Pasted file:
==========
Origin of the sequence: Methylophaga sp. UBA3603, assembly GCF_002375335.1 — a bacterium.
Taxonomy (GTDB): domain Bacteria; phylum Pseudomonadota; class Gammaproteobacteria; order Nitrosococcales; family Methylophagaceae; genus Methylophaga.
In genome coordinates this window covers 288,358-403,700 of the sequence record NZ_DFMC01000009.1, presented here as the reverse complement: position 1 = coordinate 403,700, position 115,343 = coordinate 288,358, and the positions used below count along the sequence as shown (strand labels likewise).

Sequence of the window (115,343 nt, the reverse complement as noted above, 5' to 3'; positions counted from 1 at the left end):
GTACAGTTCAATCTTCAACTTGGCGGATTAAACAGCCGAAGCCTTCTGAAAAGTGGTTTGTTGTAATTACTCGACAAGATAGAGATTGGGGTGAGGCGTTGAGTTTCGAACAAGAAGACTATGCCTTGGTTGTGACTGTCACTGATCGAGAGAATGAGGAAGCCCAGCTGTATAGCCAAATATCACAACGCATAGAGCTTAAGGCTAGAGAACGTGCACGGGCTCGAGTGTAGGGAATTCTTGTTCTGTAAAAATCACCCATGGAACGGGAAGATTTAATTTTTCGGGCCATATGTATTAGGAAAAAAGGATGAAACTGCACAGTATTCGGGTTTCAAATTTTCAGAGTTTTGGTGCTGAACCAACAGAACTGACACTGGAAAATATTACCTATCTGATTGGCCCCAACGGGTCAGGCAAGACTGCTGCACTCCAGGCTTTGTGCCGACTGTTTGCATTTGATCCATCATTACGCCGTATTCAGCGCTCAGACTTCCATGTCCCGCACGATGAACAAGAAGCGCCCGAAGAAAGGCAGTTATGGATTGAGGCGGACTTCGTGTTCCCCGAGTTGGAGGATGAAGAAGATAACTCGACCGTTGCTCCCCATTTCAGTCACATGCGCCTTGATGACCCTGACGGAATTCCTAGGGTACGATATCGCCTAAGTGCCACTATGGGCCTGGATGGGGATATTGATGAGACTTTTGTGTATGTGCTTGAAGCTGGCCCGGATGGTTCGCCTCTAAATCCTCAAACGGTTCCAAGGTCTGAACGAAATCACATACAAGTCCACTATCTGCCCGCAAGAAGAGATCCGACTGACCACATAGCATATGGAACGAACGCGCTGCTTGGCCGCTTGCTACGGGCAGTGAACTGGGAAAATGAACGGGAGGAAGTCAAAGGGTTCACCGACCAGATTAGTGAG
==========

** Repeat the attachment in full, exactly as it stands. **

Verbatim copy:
Origin of the sequence: Methylophaga sp. UBA3603, assembly GCF_002375335.1 — a bacterium.
Taxonomy (GTDB): domain Bacteria; phylum Pseudomonadota; class Gammaproteobacteria; order Nitrosococcales; family Methylophagaceae; genus Methylophaga.
In genome coordinates this window covers 288,358-403,700 of the sequence record NZ_DFMC01000009.1, presented here as the reverse complement: position 1 = coordinate 403,700, position 115,343 = coordinate 288,358, and the positions used below count along the sequence as shown (strand labels likewise).

Sequence of the window (115,343 nt, the reverse complement as noted above, 5' to 3'; positions counted from 1 at the left end):
GTACAGTTCAATCTTCAACTTGGCGGATTAAACAGCCGAAGCCTTCTGAAAAGTGGTTTGTTGTAATTACTCGACAAGATAGAGATTGGGGTGAGGCGTTGAGTTTCGAACAAGAAGACTATGCCTTGGTTGTGACTGTCACTGATCGAGAGAATGAGGAAGCCCAGCTGTATAGCCAAATATCACAACGCATAGAGCTTAAGGCTAGAGAACGTGCACGGGCTCGAGTGTAGGGAATTCTTGTTCTGTAAAAATCACCCATGGAACGGGAAGATTTAATTTTTCGGGCCATATGTATTAGGAAAAAAGGATGAAACTGCACAGTATTCGGGTTTCAAATTTTCAGAGTTTTGGTGCTGAACCAACAGAACTGACACTGGAAAATATTACCTATCTGATTGGCCCCAACGGGTCAGGCAAGACTGCTGCACTCCAGGCTTTGTGCCGACTGTTTGCATTTGATCCATCATTACGCCGTATTCAGCGCTCAGACTTCCATGTCCCGCACGATGAACAAGAAGCGCCCGAAGAAAGGCAGTTATGGATTGAGGCGGACTTCGTGTTCCCCGAGTTGGAGGATGAAGAAGATAACTCGACCGTTGCTCCCCATTTCAGTCACATGCGCCTTGATGACCCTGACGGAATTCCTAGGGTACGATATCGCCTAAGTGCCACTATGGGCCTGGATGGGGATATTGATGAGACTTTTGTGTATGTGCTTGAAGCTGGCCCGGATGGTTCGCCTCTAAATCCTCAAACGGTTCCAAGGTCTGAACGAAATCACATACAAGTCCACTATCTGCCCGCAAGAAGAGATCCGACTGACCACATAGCATATGGAACGAACGCGCTGCTTGGCCGCTTGCTACGGGCAGTGAACTGGGAAAATGAACGGGAGGAAGTCAAAGGGTTCACCGACCAGATTAGTGAG